Lyddie gets a new dress when she arrives at Cutler's Tavern, but has to give it back when she gets fired. She buys a dress before her interview at the factory.
Lyddie wore a homespun coarse brown dress when she first got to the city. The term “homespun” means that the cloth and the dress were made by hand (not store-bought). When Lyddie leaves home, she has two dresses and a nightgown for clothes, and she has outgrown her only pair of boots.
The dress doesn’t really fit Lyddie either. It is “tight across her newly budding chest” and has a ragged, uneven hem. This is the better of her two dresses. She hasn’t had a new dress in four years. This is how she arrives at the tavern. She is also embarrassed that she has no bonnet and forgot to put her too-small boots on.
Lyddie has to be presentable as an employee, so she is given a new dress.
As it turned out, Mistress Cutler provided her with a storebought calico gown. It was softer than her rough brown homespun and fit her much better, but somehow it suited her less. How could she enjoy the garment of her servitude? She was fit with new boots as well. (Ch. 3, p. 23)
Lyddie does not admire the dress and boots, even though they fit her better. She feels like she is enslaved to Cutler’s Tavern because she is working there to pay off the family debts. She prefers going barefoot because breaking in the new boots gives her blisters.
When Lyddie is fired for leaving work without permission, Mistress Cutler complains about the dress.
"No," Lyddie said quickly. "I know I done wrong to go off when you wasn't here. I'll just collect my things and be gone, ey?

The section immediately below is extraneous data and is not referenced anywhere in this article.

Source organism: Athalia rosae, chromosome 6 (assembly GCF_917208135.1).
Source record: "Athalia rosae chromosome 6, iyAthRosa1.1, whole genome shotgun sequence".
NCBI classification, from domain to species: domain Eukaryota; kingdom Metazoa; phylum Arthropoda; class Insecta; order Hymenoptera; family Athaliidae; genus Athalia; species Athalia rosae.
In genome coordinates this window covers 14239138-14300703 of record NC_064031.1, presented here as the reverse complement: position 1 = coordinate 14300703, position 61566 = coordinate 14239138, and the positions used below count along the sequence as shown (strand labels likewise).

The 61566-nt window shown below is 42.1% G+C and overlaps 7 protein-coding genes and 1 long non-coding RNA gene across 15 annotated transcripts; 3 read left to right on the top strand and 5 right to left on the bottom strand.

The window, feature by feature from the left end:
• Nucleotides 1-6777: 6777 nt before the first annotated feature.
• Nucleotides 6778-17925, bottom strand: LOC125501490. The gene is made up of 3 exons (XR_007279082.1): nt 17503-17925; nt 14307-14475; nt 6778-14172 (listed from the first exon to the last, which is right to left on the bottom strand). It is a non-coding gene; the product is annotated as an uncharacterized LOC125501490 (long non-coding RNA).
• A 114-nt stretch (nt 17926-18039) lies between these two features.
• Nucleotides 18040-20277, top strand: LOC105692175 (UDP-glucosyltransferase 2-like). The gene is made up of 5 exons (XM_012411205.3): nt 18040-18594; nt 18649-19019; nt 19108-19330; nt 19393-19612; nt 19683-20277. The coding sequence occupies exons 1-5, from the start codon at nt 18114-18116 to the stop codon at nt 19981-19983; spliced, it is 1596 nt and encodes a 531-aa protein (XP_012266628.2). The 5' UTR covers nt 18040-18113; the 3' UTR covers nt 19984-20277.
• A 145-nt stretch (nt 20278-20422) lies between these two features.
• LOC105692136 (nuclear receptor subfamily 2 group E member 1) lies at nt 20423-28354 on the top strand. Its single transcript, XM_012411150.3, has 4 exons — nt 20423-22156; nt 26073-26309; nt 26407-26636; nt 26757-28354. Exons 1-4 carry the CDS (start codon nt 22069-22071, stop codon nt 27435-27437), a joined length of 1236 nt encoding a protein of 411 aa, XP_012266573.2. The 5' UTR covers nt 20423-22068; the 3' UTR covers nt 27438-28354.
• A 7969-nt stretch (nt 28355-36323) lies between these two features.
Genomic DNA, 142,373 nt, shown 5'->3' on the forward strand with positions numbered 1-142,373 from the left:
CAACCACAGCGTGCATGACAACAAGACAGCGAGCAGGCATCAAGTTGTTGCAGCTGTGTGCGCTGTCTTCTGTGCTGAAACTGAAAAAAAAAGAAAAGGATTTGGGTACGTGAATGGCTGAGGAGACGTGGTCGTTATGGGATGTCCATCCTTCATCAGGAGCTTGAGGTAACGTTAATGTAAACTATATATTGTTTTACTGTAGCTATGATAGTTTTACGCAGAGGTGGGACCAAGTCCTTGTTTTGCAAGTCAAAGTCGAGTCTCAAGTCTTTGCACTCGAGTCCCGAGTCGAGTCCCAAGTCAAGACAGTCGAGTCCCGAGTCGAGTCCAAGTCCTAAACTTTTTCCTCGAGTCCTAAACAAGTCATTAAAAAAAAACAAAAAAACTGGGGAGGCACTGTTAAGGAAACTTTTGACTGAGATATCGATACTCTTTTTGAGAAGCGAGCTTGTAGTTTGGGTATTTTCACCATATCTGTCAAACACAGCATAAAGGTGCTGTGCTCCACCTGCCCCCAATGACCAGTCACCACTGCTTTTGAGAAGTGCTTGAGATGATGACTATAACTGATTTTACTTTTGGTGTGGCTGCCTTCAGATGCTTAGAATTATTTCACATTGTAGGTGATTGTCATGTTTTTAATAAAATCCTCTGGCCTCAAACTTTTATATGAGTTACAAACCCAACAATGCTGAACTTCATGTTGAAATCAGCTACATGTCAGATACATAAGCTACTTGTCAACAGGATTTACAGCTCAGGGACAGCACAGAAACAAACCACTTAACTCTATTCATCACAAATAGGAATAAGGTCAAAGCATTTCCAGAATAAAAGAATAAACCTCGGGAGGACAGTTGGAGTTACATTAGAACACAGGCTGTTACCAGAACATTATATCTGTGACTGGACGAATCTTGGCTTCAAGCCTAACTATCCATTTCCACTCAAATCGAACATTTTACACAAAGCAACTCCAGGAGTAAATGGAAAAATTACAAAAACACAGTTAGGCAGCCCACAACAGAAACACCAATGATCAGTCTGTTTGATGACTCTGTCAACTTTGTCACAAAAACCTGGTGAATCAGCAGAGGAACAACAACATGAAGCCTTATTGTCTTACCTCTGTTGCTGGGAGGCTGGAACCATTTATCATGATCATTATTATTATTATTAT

"You're wearing my dress!"
"Yes, ma'am. Shall I wash it before I go or‐?"
"Don't be impertinent!" (Ch. 6, p. 44)
Lyddie leaves the dress, which she never liked anyway, and returns to her homespun dress. Even though it does not fit, it is “like laying off a great burden” because it represents the tavern and her situation.
When Lyddie tries to get a job at the factory Mrs. Bedlow, the landlady at the boarding house, does not take kindly to her old dress or boots (especially since they are covered in mud). She tells Lyddie the “dress is only fit now to be burned” (Ch. 8, p. 54) and she will need to look better before she can go to the interview. Shopping for “a proper dress, work apron, shoes, and bonnet” takes all the money she borrowed from Triphena. The cost makes it difficult for Lyddie to enjoy them.
Lyddie's dress is symbolic of how she has to grow up fast. Her dress is fit for a girl, but she is now becoming a woman. Lyddie admires the city women in their silk dresses, but does not envy them. She feels out of place even in the store-bought cotton dresses.
Note: Editions of books will vary, but you have the chapters.